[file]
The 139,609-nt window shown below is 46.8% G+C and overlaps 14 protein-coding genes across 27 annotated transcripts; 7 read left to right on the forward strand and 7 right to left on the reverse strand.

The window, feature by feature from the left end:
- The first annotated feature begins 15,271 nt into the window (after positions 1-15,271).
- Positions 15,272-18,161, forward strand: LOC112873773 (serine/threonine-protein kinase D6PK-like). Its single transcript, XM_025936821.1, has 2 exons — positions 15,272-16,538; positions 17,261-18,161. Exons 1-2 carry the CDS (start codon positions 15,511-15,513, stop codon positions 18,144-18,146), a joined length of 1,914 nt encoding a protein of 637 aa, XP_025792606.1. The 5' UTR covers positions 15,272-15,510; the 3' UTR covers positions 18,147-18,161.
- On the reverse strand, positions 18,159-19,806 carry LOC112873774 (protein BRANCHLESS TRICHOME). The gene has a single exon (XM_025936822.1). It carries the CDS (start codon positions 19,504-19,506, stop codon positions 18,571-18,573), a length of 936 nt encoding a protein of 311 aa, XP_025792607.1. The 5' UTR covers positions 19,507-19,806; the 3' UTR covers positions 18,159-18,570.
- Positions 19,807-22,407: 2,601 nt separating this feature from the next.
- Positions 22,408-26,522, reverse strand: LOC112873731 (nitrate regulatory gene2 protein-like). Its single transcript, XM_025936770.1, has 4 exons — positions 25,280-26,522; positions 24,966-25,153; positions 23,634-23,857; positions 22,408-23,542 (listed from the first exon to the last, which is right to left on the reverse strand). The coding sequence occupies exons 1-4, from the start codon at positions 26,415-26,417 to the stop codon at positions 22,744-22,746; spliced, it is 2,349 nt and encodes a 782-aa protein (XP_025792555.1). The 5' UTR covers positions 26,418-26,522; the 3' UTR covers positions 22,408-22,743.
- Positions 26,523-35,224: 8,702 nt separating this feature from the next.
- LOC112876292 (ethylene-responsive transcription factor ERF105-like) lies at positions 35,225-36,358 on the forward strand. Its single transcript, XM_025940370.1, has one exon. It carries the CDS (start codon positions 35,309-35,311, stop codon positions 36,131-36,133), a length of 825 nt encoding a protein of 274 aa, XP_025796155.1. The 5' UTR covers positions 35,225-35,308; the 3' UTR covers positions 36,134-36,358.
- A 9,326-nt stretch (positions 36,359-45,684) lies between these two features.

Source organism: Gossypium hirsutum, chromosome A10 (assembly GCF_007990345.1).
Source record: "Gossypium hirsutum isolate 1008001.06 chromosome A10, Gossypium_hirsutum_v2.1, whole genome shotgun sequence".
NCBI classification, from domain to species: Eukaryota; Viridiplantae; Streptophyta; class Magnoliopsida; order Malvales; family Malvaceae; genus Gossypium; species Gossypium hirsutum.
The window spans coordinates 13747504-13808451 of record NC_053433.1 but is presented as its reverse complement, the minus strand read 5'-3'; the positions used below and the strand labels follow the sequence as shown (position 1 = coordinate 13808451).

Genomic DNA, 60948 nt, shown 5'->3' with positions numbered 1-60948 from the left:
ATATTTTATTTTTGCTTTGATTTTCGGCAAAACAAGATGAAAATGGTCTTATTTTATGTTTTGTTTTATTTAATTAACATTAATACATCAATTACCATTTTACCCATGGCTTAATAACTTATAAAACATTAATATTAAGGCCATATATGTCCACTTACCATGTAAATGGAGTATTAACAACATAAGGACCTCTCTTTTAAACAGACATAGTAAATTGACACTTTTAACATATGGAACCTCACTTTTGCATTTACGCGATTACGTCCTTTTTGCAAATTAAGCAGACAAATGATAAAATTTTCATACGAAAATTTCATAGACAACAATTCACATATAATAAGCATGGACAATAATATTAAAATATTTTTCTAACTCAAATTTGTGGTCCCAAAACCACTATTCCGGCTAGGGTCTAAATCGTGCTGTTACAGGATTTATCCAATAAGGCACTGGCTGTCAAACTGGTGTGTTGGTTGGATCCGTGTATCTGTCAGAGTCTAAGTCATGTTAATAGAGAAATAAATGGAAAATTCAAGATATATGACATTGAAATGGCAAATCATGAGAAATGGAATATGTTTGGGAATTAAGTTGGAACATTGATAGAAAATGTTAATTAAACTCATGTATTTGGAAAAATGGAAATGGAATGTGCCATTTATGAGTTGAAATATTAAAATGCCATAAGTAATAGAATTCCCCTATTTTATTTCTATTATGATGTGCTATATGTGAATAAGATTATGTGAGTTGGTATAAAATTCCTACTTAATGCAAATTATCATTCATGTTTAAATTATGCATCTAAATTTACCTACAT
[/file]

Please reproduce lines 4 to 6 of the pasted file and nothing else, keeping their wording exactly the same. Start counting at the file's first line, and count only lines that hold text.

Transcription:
- Positions 15,272-18,161, forward strand: LOC112873773 (serine/threonine-protein kinase D6PK-like). Its single transcript, XM_025936821.1, has 2 exons — positions 15,272-16,538; positions 17,261-18,161. Exons 1-2 carry the CDS (start codon positions 15,511-15,513, stop codon positions 18,144-18,146), a joined length of 1,914 nt encoding a protein of 637 aa, XP_025792606.1. The 5' UTR covers positions 15,272-15,510; the 3' UTR covers positions 18,147-18,161.
- On the reverse strand, positions 18,159-19,806 carry LOC112873774 (protein BRANCHLESS TRICHOME). The gene has a single exon (XM_025936822.1). It carries the CDS (start codon positions 19,504-19,506, stop codon positions 18,571-18,573), a length of 936 nt encoding a protein of 311 aa, XP_025792607.1. The 5' UTR covers positions 19,507-19,806; the 3' UTR covers positions 18,159-18,570.
- Positions 19,807-22,407: 2,601 nt separating this feature from the next.